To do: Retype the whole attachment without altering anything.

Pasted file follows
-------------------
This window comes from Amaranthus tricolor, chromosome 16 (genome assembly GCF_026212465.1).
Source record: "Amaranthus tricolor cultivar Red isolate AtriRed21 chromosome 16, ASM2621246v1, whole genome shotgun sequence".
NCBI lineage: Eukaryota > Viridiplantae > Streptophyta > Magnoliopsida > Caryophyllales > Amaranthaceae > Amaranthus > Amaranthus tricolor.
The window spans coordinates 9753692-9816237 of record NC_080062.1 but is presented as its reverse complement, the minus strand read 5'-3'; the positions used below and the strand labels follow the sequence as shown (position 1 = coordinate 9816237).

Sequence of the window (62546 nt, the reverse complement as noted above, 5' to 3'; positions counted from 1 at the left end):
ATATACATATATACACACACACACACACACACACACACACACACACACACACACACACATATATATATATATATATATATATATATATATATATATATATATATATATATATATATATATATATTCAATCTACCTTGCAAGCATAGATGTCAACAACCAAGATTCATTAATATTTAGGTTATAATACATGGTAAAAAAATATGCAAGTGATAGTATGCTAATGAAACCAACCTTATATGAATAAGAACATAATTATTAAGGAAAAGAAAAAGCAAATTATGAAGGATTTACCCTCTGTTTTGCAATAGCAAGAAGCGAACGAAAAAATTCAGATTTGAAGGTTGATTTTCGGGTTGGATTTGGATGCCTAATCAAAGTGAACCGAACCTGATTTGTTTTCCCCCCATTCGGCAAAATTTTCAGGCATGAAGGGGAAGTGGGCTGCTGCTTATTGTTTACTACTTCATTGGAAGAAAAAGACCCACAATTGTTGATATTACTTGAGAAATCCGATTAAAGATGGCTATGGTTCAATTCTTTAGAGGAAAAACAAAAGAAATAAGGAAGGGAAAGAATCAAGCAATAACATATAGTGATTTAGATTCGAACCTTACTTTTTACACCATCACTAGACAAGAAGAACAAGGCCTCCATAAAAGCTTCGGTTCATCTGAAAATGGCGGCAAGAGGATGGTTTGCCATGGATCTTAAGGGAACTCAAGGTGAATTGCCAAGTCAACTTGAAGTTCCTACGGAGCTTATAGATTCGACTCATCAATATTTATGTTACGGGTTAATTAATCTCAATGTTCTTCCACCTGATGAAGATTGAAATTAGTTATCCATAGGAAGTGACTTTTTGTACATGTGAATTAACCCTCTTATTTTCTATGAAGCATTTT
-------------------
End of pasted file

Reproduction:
This window comes from Amaranthus tricolor, chromosome 16 (genome assembly GCF_026212465.1).
Source record: "Amaranthus tricolor cultivar Red isolate AtriRed21 chromosome 16, ASM2621246v1, whole genome shotgun sequence".
NCBI lineage: Eukaryota > Viridiplantae > Streptophyta > Magnoliopsida > Caryophyllales > Amaranthaceae > Amaranthus > Amaranthus tricolor.
The window spans coordinates 9753692-9816237 of record NC_080062.1 but is presented as its reverse complement, the minus strand read 5'-3'; the positions used below and the strand labels follow the sequence as shown (position 1 = coordinate 9816237).

Sequence of the window (62546 nt, the reverse complement as noted above, 5' to 3'; positions counted from 1 at the left end):
ATATACATATATACACACACACACACACACACACACACACACACACACACACACACACATATATATATATATATATATATATATATATATATATATATATATATATATATATATATATATATATTCAATCTACCTTGCAAGCATAGATGTCAACAACCAAGATTCATTAATATTTAGGTTATAATACATGGTAAAAAAATATGCAAGTGATAGTATGCTAATGAAACCAACCTTATATGAATAAGAACATAATTATTAAGGAAAAGAAAAAGCAAATTATGAAGGATTTACCCTCTGTTTTGCAATAGCAAGAAGCGAACGAAAAAATTCAGATTTGAAGGTTGATTTTCGGGTTGGATTTGGATGCCTAATCAAAGTGAACCGAACCTGATTTGTTTTCCCCCCATTCGGCAAAATTTTCAGGCATGAAGGGGAAGTGGGCTGCTGCTTATTGTTTACTACTTCATTGGAAGAAAAAGACCCACAATTGTTGATATTACTTGAGAAATCCGATTAAAGATGGCTATGGTTCAATTCTTTAGAGGAAAAACAAAAGAAATAAGGAAGGGAAAGAATCAAGCAATAACATATAGTGATTTAGATTCGAACCTTACTTTTTACACCATCACTAGACAAGAAGAACAAGGCCTCCATAAAAGCTTCGGTTCATCTGAAAATGGCGGCAAGAGGATGGTTTGCCATGGATCTTAAGGGAACTCAAGGTGAATTGCCAAGTCAACTTGAAGTTCCTACGGAGCTTATAGATTCGACTCATCAATATTTATGTTACGGGTTAATTAATCTCAATGTTCTTCCACCTGATGAAGATTGAAATTAGTTATCCATAGGAAGTGACTTTTTGTACATGTGAATTAACCCTCTTATTTTCTATGAAGCATTTT